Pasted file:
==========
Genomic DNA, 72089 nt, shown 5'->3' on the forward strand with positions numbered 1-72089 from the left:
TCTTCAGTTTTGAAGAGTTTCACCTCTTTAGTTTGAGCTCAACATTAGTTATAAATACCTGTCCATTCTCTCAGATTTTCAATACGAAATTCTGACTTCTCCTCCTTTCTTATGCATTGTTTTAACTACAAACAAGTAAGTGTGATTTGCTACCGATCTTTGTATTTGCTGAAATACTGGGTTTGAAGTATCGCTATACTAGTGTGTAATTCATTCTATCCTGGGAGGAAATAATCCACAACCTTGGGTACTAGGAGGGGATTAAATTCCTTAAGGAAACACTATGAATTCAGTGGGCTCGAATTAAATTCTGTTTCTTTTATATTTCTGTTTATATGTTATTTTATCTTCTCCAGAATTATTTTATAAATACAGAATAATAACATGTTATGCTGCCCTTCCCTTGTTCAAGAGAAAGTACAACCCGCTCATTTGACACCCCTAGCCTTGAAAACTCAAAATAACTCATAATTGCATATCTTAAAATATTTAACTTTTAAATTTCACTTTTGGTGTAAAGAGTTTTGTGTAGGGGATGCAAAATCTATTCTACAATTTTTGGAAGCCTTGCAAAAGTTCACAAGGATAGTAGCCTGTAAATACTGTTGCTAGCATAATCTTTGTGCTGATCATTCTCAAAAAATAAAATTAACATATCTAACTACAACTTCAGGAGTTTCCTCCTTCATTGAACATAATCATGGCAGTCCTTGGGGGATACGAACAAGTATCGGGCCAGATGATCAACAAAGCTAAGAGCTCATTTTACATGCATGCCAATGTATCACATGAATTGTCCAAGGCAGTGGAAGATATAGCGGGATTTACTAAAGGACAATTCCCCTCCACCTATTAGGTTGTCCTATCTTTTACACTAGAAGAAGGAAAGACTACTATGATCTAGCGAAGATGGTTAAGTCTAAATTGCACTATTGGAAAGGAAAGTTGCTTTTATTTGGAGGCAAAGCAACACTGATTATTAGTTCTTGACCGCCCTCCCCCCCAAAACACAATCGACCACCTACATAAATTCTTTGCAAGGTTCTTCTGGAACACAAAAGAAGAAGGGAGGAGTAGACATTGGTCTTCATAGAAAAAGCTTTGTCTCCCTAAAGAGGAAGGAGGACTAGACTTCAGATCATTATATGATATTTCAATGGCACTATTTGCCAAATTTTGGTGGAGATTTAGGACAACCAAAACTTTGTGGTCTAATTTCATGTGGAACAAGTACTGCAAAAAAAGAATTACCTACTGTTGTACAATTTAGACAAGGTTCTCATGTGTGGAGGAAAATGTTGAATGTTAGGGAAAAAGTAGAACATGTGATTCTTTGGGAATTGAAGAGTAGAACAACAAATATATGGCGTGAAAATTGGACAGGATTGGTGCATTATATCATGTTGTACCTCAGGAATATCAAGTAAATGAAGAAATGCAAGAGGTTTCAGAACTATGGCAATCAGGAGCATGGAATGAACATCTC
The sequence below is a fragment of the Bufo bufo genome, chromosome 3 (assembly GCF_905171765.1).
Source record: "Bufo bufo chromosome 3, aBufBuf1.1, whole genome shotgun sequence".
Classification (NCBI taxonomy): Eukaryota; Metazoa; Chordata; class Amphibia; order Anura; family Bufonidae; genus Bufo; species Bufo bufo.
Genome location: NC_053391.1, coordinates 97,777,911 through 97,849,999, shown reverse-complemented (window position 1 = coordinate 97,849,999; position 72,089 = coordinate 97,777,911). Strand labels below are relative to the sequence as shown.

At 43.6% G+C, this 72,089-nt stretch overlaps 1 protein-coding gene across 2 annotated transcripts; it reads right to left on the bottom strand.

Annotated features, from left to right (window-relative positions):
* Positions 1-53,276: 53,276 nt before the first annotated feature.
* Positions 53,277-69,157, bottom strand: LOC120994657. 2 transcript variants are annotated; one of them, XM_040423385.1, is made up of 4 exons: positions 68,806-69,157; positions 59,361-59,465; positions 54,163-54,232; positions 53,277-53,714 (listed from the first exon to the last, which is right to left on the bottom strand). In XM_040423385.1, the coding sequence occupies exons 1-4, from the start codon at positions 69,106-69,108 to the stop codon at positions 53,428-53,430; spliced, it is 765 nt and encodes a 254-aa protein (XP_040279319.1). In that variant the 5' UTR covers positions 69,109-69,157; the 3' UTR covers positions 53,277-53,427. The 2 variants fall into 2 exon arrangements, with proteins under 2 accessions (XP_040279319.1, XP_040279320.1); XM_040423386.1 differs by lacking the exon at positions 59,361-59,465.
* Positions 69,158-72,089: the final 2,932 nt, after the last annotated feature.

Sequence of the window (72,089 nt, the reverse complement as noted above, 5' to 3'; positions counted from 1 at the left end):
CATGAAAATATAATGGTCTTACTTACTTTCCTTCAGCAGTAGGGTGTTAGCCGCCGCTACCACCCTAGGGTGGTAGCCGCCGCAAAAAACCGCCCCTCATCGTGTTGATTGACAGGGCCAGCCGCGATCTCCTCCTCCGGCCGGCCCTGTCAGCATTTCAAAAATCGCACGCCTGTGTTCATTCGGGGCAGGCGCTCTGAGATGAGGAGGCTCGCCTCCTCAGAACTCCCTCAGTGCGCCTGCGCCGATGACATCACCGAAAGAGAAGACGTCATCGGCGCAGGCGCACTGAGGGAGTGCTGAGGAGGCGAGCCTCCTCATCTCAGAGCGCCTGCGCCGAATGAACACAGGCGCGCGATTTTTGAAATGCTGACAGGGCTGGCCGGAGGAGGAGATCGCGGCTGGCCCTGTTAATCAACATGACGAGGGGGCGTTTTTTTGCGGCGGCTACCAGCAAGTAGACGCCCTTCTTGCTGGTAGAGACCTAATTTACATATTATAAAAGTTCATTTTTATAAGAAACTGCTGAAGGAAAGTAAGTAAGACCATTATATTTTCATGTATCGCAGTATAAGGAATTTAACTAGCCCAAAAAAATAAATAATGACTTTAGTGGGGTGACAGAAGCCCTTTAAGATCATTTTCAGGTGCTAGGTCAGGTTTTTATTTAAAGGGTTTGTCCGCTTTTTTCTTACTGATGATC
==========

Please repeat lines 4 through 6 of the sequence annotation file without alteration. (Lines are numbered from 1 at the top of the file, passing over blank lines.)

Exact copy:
Source record: "Bufo bufo chromosome 3, aBufBuf1.1, whole genome shotgun sequence".
Classification (NCBI taxonomy): Eukaryota; Metazoa; Chordata; class Amphibia; order Anura; family Bufonidae; genus Bufo; species Bufo bufo.
Genome location: NC_053391.1, coordinates 97,777,911 through 97,849,999, shown reverse-complemented (window position 1 = coordinate 97,849,999; position 72,089 = coordinate 97,777,911). Strand labels below are relative to the sequence as shown.